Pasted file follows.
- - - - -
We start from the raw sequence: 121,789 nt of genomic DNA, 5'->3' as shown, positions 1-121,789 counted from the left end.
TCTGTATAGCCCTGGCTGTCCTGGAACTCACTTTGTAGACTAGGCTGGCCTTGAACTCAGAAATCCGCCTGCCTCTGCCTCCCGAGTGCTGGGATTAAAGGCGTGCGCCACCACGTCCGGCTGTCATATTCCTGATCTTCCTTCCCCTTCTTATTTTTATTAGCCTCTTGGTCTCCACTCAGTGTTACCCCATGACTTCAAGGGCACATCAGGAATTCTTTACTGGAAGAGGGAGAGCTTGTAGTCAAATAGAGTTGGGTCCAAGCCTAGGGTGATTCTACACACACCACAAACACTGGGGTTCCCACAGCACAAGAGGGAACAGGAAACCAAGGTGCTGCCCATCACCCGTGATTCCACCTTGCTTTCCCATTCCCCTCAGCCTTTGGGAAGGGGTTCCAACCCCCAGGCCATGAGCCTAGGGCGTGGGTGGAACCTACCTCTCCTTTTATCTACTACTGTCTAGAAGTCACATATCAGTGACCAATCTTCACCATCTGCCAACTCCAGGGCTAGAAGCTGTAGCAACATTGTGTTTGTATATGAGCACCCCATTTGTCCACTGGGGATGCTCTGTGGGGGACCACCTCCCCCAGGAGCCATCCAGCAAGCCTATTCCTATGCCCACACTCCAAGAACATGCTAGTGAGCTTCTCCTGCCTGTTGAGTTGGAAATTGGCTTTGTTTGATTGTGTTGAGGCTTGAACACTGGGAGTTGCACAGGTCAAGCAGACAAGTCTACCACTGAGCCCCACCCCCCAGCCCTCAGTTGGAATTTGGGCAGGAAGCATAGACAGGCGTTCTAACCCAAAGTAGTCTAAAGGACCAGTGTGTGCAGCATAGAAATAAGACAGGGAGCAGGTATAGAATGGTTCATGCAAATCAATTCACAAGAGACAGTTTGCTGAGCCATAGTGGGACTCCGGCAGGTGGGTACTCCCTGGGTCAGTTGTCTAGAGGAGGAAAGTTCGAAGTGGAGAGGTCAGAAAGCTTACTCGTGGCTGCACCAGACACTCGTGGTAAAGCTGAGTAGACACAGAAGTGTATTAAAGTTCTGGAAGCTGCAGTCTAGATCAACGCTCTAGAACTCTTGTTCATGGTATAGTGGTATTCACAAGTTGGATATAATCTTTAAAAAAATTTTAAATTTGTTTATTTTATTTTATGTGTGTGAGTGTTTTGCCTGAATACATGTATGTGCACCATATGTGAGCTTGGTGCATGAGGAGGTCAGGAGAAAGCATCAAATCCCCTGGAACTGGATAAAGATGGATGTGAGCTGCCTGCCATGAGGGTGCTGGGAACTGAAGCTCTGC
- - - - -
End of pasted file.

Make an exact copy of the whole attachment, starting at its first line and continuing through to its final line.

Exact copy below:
We start from the raw sequence: 121,789 nt of genomic DNA, 5'->3' as shown, positions 1-121,789 counted from the left end.
TCTGTATAGCCCTGGCTGTCCTGGAACTCACTTTGTAGACTAGGCTGGCCTTGAACTCAGAAATCCGCCTGCCTCTGCCTCCCGAGTGCTGGGATTAAAGGCGTGCGCCACCACGTCCGGCTGTCATATTCCTGATCTTCCTTCCCCTTCTTATTTTTATTAGCCTCTTGGTCTCCACTCAGTGTTACCCCATGACTTCAAGGGCACATCAGGAATTCTTTACTGGAAGAGGGAGAGCTTGTAGTCAAATAGAGTTGGGTCCAAGCCTAGGGTGATTCTACACACACCACAAACACTGGGGTTCCCACAGCACAAGAGGGAACAGGAAACCAAGGTGCTGCCCATCACCCGTGATTCCACCTTGCTTTCCCATTCCCCTCAGCCTTTGGGAAGGGGTTCCAACCCCCAGGCCATGAGCCTAGGGCGTGGGTGGAACCTACCTCTCCTTTTATCTACTACTGTCTAGAAGTCACATATCAGTGACCAATCTTCACCATCTGCCAACTCCAGGGCTAGAAGCTGTAGCAACATTGTGTTTGTATATGAGCACCCCATTTGTCCACTGGGGATGCTCTGTGGGGGACCACCTCCCCCAGGAGCCATCCAGCAAGCCTATTCCTATGCCCACACTCCAAGAACATGCTAGTGAGCTTCTCCTGCCTGTTGAGTTGGAAATTGGCTTTGTTTGATTGTGTTGAGGCTTGAACACTGGGAGTTGCACAGGTCAAGCAGACAAGTCTACCACTGAGCCCCACCCCCCAGCCCTCAGTTGGAATTTGGGCAGGAAGCATAGACAGGCGTTCTAACCCAAAGTAGTCTAAAGGACCAGTGTGTGCAGCATAGAAATAAGACAGGGAGCAGGTATAGAATGGTTCATGCAAATCAATTCACAAGAGACAGTTTGCTGAGCCATAGTGGGACTCCGGCAGGTGGGTACTCCCTGGGTCAGTTGTCTAGAGGAGGAAAGTTCGAAGTGGAGAGGTCAGAAAGCTTACTCGTGGCTGCACCAGACACTCGTGGTAAAGCTGAGTAGACACAGAAGTGTATTAAAGTTCTGGAAGCTGCAGTCTAGATCAACGCTCTAGAACTCTTGTTCATGGTATAGTGGTATTCACAAGTTGGATATAATCTTTAAAAAAATTTTAAATTTGTTTATTTTATTTTATGTGTGTGAGTGTTTTGCCTGAATACATGTATGTGCACCATATGTGAGCTTGGTGCATGAGGAGGTCAGGAGAAAGCATCAAATCCCCTGGAACTGGATAAAGATGGATGTGAGCTGCCTGCCATGAGGGTGCTGGGAACTGAAGCTCTGC